Like a lead balloon…

There was a time in my life when the prospect of Led Zeppelin reuniting would have been a ticket to rock and roll heaven for me, and while that time has past I hope for everyone concerned that tonight’s show goes well. Morbid curiosity may prod me into checking the NME’s blog every now and then as the show goes on…

Zeppelin were a tremendous band, and they also illustrate the inherent pastiche nature of popular music. It’s well-known that they pillaged the blues as aggressively as they trashed hotel rooms, eventually paying a settlement to Willie Dixon for “Whole Lotta Love” amongst others. But they also borrowed heavily from contemporaries.

Does “Taurus” by Spirit remind you of something (wait about 30 seconds)?

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Spirit – Taurus
Found at skreemr.com

And I don’t know how Zep got away without scoring Jake Holmes a few bucks for this shameless rip-off:

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Jake Holmes – Dazed And Confused
Found at skreemr.com

I should note that pointing out these well-known instances of reuse doesn’t diminish the power and influence of Led Zeppelin’s music in any way — though the refusal to share a little of the enormous wealth they earned does speak to a certain lack of grace.

Now if you’ll excuse me, I’ve got to ramble on…

4 thoughts on “Like a lead balloon…

  1. I love this post, my two cents: Led Zeppelin sucks! There I said it. Sorry to be so ineloquent, but I have never been a fan. The bands I was listening to, like the Ramones, represent everything that Led Zeppelin is not: Bubble Gum! Serious rock is the death of the genre, give me a Surfin Bird or a Rocket to Russia and keep your damn stairway to Heaven. It’s good to know that on top of being pretentious, Zeppelin’s constantly affirmed genius was far more distributed than most Led Heads ever care to admit.

  2. Jim, my inner 17 year old will never forgive you, but he still thinks you’re very wild.

    Gardner and I disagree on the relative coolness of a quote by Robert Pollard, something he slurred in-between songs on the last Guided by Voices tour: “Serious rock is good, but fun rock is better.”

    I don’t have difficulty understanding why someone wouldn’t like Zeppelin. There’s lots that’s corny and pretentious about them — the ersatz Tolkien symbolism, the Crowley-tinged occultism, the endless solos — and many of the songs they played tonight were long ago slaughtered on the altar of classic rock radio. I’ve come to really dislike most of Bob Plant’s singing.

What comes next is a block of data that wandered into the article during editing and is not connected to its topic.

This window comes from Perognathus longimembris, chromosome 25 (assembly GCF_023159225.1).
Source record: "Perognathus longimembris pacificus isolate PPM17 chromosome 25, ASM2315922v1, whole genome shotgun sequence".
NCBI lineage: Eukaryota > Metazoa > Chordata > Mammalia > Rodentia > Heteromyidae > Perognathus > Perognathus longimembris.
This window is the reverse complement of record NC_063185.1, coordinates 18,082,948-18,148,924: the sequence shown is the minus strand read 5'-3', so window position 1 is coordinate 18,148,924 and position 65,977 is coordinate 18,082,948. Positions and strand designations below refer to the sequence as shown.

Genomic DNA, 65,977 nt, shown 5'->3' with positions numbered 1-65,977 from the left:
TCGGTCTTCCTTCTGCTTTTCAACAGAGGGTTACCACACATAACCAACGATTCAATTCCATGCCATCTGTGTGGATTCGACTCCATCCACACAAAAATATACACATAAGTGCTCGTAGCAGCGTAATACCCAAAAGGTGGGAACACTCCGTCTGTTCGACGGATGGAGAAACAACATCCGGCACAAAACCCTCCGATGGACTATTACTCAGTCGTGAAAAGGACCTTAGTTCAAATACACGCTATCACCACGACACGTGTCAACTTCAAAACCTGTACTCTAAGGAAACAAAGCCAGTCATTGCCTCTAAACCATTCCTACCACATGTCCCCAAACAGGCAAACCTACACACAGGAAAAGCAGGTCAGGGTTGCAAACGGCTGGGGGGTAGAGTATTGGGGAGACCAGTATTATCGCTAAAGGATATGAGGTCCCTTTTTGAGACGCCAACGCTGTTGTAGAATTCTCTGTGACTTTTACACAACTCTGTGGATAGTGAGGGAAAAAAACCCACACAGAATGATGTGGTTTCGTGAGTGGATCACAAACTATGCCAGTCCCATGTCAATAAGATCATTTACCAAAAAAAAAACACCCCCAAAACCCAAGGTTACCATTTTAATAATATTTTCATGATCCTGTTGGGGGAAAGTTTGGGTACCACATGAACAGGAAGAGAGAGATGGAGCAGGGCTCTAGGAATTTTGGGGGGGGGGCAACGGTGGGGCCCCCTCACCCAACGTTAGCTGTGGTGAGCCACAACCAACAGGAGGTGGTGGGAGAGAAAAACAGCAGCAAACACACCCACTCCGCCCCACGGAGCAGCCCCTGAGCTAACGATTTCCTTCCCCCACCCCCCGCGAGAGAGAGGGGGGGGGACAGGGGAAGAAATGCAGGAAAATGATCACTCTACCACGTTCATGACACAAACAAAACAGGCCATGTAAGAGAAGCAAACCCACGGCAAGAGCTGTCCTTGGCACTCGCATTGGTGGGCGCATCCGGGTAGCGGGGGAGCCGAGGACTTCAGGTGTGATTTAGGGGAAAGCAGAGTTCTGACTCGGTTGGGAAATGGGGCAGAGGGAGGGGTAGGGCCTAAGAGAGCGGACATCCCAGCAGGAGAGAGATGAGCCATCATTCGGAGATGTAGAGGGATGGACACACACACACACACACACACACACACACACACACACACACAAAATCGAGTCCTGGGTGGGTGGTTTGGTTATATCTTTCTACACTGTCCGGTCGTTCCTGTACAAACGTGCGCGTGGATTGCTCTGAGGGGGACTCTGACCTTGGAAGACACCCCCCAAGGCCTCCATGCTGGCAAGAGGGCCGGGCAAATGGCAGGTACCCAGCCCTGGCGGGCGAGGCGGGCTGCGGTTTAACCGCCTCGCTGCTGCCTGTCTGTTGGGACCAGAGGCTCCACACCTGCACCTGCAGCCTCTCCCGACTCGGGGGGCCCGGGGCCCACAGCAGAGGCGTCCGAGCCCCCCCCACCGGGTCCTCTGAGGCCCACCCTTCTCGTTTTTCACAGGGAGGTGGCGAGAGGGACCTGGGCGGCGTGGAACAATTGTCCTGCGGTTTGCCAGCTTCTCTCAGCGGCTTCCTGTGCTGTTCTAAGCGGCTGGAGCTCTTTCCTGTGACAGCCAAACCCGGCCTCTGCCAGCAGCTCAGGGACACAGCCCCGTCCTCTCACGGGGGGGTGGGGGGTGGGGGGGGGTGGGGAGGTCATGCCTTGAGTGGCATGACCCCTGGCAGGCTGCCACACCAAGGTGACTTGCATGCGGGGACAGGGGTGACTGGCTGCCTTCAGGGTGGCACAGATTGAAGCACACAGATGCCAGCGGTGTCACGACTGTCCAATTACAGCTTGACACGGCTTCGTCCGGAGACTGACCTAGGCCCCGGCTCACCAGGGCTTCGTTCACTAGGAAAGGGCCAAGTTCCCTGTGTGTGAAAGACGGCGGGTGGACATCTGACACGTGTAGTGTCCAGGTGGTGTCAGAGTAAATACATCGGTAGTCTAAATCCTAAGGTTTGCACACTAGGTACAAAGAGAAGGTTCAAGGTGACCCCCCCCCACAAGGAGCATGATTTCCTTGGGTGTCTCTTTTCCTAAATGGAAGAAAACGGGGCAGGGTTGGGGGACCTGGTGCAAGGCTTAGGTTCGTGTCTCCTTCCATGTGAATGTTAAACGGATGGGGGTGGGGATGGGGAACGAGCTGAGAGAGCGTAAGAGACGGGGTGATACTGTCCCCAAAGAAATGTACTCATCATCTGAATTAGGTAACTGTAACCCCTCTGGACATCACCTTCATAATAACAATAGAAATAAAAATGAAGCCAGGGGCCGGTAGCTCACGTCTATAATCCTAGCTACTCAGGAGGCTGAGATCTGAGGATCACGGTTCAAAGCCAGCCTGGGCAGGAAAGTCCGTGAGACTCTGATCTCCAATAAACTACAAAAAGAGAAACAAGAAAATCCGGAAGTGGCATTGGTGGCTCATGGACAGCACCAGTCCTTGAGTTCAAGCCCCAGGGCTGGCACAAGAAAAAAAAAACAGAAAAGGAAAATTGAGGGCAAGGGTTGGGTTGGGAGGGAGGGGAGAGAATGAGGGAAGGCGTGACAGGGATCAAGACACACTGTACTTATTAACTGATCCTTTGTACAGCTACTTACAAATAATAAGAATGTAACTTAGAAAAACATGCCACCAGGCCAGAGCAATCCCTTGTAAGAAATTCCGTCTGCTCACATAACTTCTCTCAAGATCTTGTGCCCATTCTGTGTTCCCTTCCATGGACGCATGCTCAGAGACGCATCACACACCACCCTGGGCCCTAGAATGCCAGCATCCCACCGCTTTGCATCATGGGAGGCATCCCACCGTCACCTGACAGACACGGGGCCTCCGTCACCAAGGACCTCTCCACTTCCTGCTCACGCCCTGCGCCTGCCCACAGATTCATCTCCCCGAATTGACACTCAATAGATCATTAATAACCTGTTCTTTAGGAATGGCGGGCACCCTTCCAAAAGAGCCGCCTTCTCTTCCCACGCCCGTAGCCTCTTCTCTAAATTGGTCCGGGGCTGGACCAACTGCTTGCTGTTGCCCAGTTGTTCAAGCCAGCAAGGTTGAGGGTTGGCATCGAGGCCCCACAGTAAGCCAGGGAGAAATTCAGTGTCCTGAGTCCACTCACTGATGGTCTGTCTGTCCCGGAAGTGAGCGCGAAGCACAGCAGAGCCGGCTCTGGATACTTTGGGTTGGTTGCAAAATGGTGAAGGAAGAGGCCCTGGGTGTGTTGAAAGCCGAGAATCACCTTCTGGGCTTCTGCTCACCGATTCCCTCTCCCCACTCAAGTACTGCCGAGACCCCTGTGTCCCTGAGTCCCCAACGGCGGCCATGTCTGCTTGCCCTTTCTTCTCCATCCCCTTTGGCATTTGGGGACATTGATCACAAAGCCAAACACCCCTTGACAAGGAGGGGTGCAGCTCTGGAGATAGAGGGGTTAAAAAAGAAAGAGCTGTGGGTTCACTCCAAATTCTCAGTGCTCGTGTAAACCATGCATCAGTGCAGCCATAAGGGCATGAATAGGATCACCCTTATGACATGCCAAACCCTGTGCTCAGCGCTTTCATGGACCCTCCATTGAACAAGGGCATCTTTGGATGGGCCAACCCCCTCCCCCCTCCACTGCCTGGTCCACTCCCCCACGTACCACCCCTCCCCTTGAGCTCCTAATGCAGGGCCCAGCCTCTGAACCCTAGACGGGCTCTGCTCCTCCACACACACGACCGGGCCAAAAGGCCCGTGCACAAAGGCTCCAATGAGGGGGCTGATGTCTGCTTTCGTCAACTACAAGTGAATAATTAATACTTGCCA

Having said that, it’s a cliche to say that Keith Moon and John Bonham were the two best and most distinctive rock drummers ever, but only because it’s so obviously true. And as a drummer in high school, playing like Moon was obviously impossible, but Bonham had a simple, elemental and ferocious approach that was easier to aspire to, the most important thing was to hit hard. I shudder to think how many minimum wage hours in drumsticks, drumheads and cymbals my Bonham fixation cost me.

    The bassist and guitar player had pretty decent chops too. The instrumental sound on the best 2/3’s of Houses of the Holy is top-drawer… and last month on a whim I threw my copy of Physical Graffiti on the turntable and ended up listening to all four sides… seriously grooving on about half of it. That may sound like faint praise, but it isn’t.

    Then again, between Harry and I you’d be amazed how often “Surfing Bird” gets played (he even has a puppet that sings it), and prominently displayed in our kitchen there is a photo of Joey Ramone, performing in 1980 at UBC’s Student Union Building, waving a “Gabba-Gabba Hey!” banner.

    Gabba-Gabba Hey!

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